(c.330–79 [or possibly slightly earlier]),
one of the three Cappadocian Fathers. The brother of St Gregory of Nyssa, he settled as a hermit near Neocaesarea in 358; he left his retirement only when called upon by his bishop to defend orthodoxy against the Arian Emp. Valens. In 370 he became Bp. of Caesarea in Cappadocia. This office involved him in controversies with the extreme Arian party led by Eunomius, as well as with the Pneumatomachi, who denied the Divinity of the Holy Spirit.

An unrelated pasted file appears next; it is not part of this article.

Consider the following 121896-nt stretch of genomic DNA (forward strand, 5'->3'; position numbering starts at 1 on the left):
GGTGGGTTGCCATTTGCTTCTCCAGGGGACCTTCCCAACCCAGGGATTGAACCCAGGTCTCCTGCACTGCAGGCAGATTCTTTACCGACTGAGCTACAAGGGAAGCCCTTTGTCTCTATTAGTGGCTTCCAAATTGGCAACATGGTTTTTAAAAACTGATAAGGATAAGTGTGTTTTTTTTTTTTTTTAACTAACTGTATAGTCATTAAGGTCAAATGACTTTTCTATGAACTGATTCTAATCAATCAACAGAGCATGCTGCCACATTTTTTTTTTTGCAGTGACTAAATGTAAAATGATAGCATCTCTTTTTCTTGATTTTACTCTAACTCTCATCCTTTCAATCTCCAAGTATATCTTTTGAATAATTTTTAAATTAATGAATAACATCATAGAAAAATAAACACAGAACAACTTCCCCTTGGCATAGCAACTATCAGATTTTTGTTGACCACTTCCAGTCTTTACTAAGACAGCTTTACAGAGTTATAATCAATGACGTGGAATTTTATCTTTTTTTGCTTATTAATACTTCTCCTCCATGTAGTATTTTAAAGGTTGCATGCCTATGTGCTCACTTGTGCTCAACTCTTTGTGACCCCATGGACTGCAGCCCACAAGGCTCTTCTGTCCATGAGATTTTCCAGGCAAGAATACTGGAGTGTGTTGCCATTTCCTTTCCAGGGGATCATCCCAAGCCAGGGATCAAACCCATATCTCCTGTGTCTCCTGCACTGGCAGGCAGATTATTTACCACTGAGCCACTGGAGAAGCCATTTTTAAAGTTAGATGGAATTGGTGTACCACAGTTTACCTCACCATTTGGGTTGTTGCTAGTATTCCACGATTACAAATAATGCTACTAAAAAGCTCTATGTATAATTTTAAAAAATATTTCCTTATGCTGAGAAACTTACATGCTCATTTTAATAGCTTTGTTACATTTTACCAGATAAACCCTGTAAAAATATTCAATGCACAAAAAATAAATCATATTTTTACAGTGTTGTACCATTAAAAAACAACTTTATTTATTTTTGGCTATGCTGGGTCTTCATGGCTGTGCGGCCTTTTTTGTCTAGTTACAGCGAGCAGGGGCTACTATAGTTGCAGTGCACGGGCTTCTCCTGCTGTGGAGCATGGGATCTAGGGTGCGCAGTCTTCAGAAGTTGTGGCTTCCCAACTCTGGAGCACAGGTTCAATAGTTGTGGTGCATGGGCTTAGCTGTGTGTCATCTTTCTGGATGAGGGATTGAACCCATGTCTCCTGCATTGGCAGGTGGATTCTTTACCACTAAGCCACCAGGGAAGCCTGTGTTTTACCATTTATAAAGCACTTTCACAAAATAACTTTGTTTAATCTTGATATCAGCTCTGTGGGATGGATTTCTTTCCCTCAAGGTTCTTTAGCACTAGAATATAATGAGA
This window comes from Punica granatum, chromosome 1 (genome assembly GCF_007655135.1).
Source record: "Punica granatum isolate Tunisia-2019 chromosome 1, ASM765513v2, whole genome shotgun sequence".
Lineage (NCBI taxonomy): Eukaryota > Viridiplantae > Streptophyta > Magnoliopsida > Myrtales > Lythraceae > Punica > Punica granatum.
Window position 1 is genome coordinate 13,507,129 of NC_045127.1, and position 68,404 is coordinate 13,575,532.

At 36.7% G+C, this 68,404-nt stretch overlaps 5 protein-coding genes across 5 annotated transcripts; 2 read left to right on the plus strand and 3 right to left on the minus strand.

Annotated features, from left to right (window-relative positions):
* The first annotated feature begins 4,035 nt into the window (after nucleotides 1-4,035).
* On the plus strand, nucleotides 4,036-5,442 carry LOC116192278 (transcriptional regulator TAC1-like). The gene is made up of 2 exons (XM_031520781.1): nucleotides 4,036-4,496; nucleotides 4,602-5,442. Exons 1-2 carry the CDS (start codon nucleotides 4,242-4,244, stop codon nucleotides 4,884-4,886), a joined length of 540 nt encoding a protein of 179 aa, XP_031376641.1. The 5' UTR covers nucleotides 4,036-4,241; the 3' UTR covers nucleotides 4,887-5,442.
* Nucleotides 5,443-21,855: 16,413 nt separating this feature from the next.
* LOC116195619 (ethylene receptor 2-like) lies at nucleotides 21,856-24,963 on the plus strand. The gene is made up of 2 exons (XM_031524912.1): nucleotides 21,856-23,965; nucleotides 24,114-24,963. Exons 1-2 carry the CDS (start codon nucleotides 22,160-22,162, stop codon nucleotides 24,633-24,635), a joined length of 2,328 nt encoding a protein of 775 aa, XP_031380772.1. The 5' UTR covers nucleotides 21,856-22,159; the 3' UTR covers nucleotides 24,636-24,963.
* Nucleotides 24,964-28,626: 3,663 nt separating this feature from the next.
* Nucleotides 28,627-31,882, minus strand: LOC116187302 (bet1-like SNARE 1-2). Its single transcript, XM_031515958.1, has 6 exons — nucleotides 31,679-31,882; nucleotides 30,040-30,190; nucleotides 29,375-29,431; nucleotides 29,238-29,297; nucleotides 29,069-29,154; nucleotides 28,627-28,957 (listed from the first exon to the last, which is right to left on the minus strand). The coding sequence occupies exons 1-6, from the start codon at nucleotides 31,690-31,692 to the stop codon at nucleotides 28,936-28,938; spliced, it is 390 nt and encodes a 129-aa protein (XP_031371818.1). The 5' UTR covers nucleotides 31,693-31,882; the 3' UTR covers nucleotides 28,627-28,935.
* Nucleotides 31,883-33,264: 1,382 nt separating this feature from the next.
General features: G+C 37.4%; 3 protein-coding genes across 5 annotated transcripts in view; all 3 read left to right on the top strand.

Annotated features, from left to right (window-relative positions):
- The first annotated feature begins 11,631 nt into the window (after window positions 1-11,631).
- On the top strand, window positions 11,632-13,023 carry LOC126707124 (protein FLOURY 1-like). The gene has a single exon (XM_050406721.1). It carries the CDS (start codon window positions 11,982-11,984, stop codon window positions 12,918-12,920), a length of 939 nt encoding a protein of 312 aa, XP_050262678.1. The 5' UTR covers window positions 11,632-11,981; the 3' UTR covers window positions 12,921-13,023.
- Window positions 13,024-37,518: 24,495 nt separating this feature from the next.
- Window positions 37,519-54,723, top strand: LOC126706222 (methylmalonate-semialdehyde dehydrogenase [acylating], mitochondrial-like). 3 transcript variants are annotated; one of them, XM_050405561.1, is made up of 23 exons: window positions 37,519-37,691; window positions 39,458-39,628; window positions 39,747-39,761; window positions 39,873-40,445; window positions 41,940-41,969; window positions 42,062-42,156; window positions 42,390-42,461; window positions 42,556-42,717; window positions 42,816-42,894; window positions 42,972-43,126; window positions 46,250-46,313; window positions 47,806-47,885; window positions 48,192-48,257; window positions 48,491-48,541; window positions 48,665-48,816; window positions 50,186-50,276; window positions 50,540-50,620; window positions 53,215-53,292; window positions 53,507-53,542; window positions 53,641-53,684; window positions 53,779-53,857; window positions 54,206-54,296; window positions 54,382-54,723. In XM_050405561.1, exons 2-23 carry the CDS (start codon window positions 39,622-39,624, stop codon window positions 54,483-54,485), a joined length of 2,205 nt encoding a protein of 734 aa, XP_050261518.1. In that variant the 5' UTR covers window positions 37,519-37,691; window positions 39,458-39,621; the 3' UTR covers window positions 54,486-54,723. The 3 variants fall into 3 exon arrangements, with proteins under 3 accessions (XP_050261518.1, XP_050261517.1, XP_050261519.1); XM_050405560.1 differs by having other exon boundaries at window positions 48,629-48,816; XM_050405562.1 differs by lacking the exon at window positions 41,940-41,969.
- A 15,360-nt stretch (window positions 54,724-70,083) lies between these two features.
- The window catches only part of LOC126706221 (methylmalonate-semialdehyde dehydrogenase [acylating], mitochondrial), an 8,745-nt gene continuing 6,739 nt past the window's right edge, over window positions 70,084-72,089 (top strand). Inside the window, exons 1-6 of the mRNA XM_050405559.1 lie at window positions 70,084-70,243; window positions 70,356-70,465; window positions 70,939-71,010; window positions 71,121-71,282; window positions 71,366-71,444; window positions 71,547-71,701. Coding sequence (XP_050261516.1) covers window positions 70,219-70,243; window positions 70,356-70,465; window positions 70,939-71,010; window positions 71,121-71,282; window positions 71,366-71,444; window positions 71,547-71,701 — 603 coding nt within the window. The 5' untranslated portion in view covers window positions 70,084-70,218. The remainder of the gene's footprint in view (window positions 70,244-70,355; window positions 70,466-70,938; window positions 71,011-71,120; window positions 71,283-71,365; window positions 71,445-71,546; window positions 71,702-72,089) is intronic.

His writings include a large collection of letters, a treatise ‘On the Holy Spirit’, and three ‘Books against Eunomius’. With St Gregory of Nazianzus he compiled the ‘Philocalia’. He tried to reconcile the Semiarians to the formula of Nicaea and to show that their term ‘homoiousios’ (‘like in substance [to the Father]’) had the same implications as the Nicene ‘homoousios’ (‘of one substance’). The virtual termination of the Arian controversy after the Council of Constantinople of 381 is a tribute to his success. He possessed great talent for organization and impressed on E. monasticism the structure and ethos which it has retained ever since. Feast day in the W., 2 Jan. (formerly 14 June, as now in parts of the Anglican Communion); in the E., 1 Jan. See also following entries.